THE GOOD: New Zealand singer/songwriter Kimbra offers up a huge eclectic sophomore album.
THE BAD: Echo might be TOO huge.
THE NITTY GRITTY: I take it she’s going for an unpredictable indie pop/R&B hybrid with Echo (that’s what I hear anyway). And for the most part, that’s not necessarily a bad thing. Funky bits like “Nobody but You” and “Miracle” show off the girl’s pipes and tight sense of rhythm. Tracks such as the manic “Madhouse” and the swirling “Carolina” prove the woman unafraid to take chances.
Too bad some other experiments fall flat. “90’s Music” throws in everything but the kitchen sink and ends up sounding forced and cluttered. “Waltz Me to the Grave” is the bloated progressive closer that reaches far beyond its own grasp. Here you definitely take the good with the misguided.
BUY IT?: Still, yes. Echo is flawed, but it shows a singer expanding her musical horizons. Now Kimbra has to figure out which direction is best for her.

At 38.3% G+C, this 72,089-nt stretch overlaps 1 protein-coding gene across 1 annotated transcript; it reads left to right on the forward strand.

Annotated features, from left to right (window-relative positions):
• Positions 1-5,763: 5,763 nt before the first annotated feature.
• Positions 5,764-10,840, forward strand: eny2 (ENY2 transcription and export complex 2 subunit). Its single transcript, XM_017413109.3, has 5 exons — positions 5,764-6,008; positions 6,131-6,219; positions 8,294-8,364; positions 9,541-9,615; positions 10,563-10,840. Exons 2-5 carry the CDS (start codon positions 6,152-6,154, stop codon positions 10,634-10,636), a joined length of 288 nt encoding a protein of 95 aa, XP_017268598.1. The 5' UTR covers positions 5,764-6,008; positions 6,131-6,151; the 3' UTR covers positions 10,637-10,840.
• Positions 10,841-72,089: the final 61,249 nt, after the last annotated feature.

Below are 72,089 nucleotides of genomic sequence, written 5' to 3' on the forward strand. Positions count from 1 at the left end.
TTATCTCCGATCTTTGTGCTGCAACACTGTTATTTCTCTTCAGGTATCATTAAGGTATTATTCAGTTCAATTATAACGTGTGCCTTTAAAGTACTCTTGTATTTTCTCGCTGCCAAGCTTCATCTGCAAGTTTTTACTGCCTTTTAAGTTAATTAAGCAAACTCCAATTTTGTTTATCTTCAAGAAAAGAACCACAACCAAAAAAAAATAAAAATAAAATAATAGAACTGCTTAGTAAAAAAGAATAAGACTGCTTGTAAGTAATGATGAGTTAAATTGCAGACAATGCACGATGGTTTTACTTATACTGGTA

IMOGEN HEAP — Sparks
THE GOOD: British singer/songwriter/producer Imogen Heap makes a sprawling fourth album.
THE BAD: The record was initially released in pieces over the past couple of years. That’s only “bad” if the sporadic unveiling of the music muted the overall punch of hearing the entire album for the first time.
THE NITTY GRITTY: Sparks works really well as a completed project. This is a headphones record; an album that transcends the usual simplicity of electronic pop. Heap and her smoky voice give us a number of melodic tracks carried by clicking fragile beats; tracks with seamless traditional structures like “Entanglement” and “Run Time.”